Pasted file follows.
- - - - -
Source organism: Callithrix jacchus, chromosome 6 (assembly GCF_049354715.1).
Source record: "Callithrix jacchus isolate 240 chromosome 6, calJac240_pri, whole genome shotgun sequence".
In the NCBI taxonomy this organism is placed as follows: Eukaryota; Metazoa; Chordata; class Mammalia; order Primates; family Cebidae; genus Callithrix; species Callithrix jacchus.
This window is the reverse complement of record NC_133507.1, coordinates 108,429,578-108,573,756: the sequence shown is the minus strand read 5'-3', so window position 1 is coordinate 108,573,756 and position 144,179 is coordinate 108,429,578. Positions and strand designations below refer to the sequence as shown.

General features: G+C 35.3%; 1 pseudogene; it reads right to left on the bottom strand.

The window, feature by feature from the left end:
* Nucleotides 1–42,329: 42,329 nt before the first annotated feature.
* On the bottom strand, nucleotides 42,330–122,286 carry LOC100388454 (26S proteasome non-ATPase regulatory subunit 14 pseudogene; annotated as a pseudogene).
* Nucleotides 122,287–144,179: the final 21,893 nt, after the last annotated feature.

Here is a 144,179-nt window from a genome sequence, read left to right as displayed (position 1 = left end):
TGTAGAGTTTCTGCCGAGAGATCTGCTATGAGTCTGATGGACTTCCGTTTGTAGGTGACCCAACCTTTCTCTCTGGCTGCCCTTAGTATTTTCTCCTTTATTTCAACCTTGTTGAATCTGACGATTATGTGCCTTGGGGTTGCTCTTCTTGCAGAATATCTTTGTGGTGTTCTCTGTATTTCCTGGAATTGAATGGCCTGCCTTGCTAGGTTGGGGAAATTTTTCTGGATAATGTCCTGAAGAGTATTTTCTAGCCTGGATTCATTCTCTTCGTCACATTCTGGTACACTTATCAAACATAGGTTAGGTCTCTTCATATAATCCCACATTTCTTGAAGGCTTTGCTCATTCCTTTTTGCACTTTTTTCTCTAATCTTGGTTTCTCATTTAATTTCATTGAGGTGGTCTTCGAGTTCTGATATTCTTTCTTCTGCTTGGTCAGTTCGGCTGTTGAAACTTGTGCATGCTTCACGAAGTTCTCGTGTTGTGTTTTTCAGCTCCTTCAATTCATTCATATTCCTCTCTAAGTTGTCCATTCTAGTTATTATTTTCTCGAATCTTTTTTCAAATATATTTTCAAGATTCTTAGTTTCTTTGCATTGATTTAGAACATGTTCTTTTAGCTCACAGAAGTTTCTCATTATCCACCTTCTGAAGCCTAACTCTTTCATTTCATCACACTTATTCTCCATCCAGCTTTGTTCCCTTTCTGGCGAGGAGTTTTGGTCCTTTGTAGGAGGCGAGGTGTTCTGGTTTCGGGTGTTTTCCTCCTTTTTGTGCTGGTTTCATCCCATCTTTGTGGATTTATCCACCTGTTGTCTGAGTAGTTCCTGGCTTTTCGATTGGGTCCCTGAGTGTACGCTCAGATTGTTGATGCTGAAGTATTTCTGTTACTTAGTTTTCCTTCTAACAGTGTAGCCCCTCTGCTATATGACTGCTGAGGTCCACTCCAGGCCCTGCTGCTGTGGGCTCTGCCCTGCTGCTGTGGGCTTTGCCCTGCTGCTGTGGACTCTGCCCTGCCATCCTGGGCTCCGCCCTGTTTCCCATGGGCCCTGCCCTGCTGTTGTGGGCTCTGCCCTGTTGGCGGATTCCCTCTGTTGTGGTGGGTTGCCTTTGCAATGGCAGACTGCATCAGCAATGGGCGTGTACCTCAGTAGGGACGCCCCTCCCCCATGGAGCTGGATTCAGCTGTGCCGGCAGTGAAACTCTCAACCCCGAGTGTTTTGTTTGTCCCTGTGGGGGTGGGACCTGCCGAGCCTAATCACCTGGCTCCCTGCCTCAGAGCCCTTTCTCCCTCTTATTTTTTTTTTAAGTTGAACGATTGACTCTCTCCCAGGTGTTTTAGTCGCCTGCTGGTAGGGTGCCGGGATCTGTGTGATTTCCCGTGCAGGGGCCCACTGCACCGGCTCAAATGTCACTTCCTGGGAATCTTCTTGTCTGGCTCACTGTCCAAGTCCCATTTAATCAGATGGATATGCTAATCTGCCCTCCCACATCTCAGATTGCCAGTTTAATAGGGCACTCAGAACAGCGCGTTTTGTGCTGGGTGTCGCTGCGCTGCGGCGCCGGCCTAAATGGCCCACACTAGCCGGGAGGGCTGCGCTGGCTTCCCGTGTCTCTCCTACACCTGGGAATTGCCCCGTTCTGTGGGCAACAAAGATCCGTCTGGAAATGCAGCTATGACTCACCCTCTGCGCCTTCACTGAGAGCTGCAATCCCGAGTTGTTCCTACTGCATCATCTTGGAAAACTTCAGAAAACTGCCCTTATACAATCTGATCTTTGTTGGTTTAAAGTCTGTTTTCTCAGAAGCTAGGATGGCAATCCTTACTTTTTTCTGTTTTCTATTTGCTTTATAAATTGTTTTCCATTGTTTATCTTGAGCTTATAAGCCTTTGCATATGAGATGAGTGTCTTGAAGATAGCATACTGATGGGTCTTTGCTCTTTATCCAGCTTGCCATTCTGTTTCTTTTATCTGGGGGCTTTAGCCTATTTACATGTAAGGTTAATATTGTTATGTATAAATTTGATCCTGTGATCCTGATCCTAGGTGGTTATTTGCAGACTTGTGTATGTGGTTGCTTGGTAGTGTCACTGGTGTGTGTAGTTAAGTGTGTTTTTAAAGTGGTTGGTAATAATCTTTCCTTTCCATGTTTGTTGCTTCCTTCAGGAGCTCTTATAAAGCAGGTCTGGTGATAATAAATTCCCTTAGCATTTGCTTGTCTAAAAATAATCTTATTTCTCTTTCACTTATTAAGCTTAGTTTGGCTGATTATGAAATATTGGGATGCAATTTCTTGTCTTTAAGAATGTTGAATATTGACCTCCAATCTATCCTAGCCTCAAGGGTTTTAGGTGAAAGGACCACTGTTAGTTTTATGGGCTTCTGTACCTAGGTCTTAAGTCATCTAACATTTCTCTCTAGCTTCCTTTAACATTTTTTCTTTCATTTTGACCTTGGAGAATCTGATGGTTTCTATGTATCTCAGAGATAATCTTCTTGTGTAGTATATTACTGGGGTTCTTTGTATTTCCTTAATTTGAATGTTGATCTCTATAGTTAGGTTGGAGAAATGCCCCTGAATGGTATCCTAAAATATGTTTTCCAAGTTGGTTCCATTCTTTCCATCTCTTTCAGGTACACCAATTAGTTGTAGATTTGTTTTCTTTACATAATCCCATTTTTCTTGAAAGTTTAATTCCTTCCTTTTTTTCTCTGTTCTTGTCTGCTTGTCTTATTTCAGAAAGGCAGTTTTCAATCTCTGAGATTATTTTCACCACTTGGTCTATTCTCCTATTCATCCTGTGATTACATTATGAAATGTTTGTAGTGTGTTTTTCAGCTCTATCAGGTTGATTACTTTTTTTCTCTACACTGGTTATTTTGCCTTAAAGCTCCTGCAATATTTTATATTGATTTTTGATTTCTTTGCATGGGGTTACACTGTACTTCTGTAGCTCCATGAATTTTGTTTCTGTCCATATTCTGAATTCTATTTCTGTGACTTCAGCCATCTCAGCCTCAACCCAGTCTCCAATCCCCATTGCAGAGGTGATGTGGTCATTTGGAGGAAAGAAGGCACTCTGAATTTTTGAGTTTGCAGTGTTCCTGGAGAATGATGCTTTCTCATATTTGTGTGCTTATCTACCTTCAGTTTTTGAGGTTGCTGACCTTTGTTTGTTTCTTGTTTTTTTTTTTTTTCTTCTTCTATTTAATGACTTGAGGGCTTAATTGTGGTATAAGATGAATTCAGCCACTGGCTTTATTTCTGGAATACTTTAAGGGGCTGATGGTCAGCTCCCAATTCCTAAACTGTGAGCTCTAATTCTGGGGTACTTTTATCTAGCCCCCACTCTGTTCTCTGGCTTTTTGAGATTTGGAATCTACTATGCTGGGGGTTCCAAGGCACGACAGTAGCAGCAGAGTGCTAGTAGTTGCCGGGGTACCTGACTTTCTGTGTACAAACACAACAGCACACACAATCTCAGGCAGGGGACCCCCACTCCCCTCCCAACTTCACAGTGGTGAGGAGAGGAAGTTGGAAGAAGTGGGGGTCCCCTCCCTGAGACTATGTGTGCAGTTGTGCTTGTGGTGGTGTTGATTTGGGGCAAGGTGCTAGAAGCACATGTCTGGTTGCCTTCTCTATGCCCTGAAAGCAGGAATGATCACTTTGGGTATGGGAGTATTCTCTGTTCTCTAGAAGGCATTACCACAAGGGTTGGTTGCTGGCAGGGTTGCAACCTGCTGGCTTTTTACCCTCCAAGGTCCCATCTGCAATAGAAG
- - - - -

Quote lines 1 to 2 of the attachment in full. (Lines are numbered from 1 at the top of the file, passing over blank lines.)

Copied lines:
Source organism: Callithrix jacchus, chromosome 6 (assembly GCF_049354715.1).
Source record: "Callithrix jacchus isolate 240 chromosome 6, calJac240_pri, whole genome shotgun sequence".